The net result is thus:

Germans have a job for life and are well-off but have no fun.

Greeks, Italians and Portugese don't need to go to work, they live in the sun, drive big German cars, and retire early, but die penniless.

The German Govmt eventually owns all the other EuroZone Govmts.

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Wouldn't that give the Eurozone countries the chance to devalue their debt WRT whatever currency the Germans had. If they could do this why wouldn't they.

In any case, without Germany, the Euro would devalue anyway.

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Germans love to work so they are happy, the southerners love to relax so they are happy, it's a "Win-win" situation!

Erm, according to these OECD figures, the Germans work the shortest hours in the industrialised world, apart from the Dutch, while the Greeks, in particular, work some of the longest!

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Germany is the Euro, thay cant leave otherwise there would be no Euro. They are also the ones that benefit most from it and are the least likely to ever consider watching the Euro experiment fall apart.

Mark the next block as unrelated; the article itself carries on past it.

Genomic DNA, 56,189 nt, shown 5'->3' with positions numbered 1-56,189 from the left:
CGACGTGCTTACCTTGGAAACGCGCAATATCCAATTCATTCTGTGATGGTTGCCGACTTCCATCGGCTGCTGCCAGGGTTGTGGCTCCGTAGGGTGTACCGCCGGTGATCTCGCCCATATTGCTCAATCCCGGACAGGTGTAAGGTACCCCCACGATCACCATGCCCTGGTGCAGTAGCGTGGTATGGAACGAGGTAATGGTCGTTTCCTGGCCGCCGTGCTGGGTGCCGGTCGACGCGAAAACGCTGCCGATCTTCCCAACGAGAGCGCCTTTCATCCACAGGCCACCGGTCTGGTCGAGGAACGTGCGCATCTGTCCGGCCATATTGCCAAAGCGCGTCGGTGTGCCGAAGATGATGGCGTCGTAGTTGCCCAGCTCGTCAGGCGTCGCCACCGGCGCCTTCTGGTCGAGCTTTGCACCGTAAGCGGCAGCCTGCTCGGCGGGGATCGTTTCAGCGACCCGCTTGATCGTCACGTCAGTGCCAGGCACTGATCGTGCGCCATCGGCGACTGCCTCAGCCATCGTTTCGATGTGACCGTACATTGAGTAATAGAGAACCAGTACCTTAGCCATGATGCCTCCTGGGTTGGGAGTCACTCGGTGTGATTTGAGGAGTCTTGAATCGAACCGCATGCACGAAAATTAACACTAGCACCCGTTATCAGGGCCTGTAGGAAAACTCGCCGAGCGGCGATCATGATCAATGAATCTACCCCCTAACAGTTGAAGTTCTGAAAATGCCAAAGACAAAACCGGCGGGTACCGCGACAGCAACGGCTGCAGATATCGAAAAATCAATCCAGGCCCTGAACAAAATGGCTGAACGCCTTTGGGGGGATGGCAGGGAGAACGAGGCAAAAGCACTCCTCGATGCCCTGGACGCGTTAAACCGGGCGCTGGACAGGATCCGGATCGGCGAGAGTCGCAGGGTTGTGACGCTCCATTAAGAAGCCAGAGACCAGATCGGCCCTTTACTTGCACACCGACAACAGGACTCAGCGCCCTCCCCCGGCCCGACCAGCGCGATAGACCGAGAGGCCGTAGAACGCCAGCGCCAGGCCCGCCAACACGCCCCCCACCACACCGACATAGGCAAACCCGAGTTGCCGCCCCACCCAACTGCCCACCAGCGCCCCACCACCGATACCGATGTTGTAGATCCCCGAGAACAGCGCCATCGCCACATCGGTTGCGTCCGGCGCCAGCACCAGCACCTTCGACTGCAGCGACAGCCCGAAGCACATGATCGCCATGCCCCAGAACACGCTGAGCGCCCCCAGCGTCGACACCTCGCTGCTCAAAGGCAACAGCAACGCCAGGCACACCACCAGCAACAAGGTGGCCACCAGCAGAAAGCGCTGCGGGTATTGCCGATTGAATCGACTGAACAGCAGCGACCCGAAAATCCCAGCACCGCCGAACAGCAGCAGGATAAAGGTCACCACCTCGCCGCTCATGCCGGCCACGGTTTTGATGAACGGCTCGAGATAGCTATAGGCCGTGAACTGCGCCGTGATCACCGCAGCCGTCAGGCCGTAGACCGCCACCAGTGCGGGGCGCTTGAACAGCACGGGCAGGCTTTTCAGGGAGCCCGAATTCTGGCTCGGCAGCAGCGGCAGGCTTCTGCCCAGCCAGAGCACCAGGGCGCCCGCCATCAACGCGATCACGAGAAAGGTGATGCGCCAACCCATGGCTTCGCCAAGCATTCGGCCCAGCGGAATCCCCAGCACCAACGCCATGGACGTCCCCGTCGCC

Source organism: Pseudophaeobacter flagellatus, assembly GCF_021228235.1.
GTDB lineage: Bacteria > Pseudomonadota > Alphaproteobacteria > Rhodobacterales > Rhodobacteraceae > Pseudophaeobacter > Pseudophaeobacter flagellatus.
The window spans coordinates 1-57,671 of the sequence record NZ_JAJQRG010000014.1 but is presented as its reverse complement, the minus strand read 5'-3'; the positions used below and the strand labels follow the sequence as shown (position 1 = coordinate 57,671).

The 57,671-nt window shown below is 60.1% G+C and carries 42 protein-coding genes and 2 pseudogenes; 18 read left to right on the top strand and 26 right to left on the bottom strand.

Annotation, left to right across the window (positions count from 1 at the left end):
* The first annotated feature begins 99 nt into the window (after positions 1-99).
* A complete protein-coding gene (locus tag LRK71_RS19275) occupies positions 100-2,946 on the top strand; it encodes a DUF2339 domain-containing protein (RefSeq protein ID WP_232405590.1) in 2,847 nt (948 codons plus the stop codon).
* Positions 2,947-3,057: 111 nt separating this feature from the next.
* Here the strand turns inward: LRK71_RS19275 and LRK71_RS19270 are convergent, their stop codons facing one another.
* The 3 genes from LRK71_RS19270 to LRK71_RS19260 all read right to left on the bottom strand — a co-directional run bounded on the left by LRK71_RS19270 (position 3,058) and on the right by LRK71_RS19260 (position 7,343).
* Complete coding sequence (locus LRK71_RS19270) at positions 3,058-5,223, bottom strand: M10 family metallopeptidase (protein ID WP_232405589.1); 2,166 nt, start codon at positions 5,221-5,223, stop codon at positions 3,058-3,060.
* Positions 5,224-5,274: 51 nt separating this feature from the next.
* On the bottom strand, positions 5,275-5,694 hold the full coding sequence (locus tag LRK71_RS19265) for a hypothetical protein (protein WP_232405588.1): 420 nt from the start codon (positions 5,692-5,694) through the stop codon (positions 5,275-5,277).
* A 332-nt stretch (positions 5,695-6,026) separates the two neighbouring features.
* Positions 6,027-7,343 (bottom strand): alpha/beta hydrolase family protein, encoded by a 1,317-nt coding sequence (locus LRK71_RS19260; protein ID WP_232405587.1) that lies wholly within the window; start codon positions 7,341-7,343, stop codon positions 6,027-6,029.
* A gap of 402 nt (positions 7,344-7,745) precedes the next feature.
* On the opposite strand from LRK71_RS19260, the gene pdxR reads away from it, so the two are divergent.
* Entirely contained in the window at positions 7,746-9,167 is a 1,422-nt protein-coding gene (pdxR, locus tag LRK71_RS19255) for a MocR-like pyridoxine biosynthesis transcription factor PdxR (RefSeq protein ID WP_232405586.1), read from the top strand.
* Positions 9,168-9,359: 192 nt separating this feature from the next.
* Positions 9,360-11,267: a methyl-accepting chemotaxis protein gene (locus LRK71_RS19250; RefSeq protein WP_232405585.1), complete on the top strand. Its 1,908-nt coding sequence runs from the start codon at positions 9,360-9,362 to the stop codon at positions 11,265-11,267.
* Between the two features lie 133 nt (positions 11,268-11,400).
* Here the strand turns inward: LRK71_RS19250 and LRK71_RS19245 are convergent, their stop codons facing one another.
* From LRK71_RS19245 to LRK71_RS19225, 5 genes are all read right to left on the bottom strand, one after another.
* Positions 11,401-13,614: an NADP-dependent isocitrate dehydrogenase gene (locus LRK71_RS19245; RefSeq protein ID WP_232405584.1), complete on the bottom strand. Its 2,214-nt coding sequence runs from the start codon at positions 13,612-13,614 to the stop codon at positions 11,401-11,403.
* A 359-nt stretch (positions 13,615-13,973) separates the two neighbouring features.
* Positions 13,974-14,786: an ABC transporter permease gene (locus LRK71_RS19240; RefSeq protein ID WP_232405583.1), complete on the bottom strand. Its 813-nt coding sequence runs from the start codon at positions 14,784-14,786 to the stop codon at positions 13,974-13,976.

I think the Euro project will be preserved at all costs; it is obviously of stragetic importance to the very powerful people who run the EU. Practically speaking if Germany was to leave the euro their banks (and French banks) would take a BIG hit. Too many countries owe money to German banks and a huge disruption of the European economy might cause enough defaults to bring down the banks. Bye bye German pension funds and hello big civil unrest in Germany.

It's full political integration or bust.

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Erm, according to these OECD figures, the Germans work the shortest hours in the industrialised world, apart from the Dutch, while the Greeks, in particular, work some of the longest!

Why let facts get in the way off prejudice and national stereotyping? Southern Europeans are lazy, immoral and corrupt; Germans are righteous, restrained and industrious. Just repeat this mantra 50 times a day and eventually you'll be alright.

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Come on, there is a grain of truth in national stereotypes! Of course not everyone fits the stereotype; some English people I know drink more coffee than tea, odd people that they are…

Germans seem to be happier in an organized work environment, even when they are older, while southern Europeans usually can’t wait to leave.

Why let facts get in the way off prejudice and national stereotyping? Southern Europeans are lazy, immoral and corrupt; Germans are righteous, restrained and industrious. Just repeat this mantra 50 times a day and eventually you'll be alright.